I have an artist friend named DAVID ANDREWS who does murals, church restorations including the capitol did all the painting in my cafe, the murals at Michelangelo’s cafe took around 5 years
What is Sam’s philosophy?
Try to learn from experiences, try to live and let live, accept the things that you cannot change and continue on the journey, because life is a journey and it is temporary. Sometimes we believe that life is an illusion and it is not, it’s like a shooting star.
I remember when I was 20 years old I traveled all over the world and I don’t regret it because I knew other cultures and searched for my own roots on father’’s side of the family who was from Lebanon.
How does Samir use this colombo-lebanese cultural force?
What gives me strength is the art of surviving in this world because over the years I learned that when you are young you think you are right and life is easy, and that’s not the case, life is sometimes difficult.
What is the vision of Michelangelo’s 5-10 years from now?
I would like some to get several people who can continue with the idea. I have almost 25 years doing Michelangelo’s, while it has helped me to grow emotionally it also consumes a lot of time in my life and at the same time it creates a certain barrier. It takes a lot of energy and does not allow me to do another project that I would like to do in my life before leaving planet earth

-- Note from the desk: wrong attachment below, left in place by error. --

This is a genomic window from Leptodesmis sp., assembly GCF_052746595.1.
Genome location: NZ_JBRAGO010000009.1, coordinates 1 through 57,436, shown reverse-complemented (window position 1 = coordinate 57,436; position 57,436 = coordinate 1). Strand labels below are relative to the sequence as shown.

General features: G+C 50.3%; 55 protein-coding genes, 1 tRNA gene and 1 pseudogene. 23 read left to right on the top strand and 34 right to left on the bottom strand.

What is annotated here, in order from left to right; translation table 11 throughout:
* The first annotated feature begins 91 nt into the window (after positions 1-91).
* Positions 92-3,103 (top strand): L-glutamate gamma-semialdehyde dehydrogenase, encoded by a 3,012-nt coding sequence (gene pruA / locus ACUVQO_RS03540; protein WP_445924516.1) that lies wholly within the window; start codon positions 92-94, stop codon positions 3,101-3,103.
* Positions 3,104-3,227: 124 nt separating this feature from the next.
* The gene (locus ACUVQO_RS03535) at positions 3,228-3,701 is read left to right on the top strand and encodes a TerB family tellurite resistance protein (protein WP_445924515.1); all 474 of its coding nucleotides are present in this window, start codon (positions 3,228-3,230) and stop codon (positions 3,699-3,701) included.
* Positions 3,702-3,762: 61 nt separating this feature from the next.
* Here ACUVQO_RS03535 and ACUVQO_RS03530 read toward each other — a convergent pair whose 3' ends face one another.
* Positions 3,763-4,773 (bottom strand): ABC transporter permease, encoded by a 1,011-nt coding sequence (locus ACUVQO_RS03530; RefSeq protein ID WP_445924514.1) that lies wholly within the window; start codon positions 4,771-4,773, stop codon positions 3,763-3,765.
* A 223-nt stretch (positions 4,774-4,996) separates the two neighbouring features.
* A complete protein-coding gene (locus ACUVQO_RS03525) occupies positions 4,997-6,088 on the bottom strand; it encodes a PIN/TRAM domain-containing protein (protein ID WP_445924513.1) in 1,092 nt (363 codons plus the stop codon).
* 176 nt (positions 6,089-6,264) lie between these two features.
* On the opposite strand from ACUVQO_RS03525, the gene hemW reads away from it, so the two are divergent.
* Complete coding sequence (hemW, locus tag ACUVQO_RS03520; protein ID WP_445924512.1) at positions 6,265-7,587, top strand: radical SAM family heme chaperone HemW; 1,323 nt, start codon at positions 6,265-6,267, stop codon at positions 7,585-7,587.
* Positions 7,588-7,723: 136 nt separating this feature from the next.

How is Sam identified?
As a global citizen, as I traveled around the world, I learned that we are all citizens of planet earth, that we all have many things in common, and we all have goals and dreams to fulfill. And when you think you are just from one place you become close minded, it does not allow us to advance in society and make new friends no matter where you come from.
What barriers did you encounter when starting Michelangelo’s as a Latino?
I never had many barriers because I had many friends and when I went out of the jewelry business. I spent a few years doing nothing and I have friends who are influential in the community and they helped me start Michelangelo’s. I had a lot of support and I have seen minorities not only Latinos but from other cultures that despite the obstacles overcome them. I think the best thing is to stop seeing ourselves as victims but as fighters and keep moving forward, we will always have obstacles and here I see many Latino people who are successful in overcoming obstacles, sometimes the obstacle is the language to learn how certain things work but one must go on and enter the project.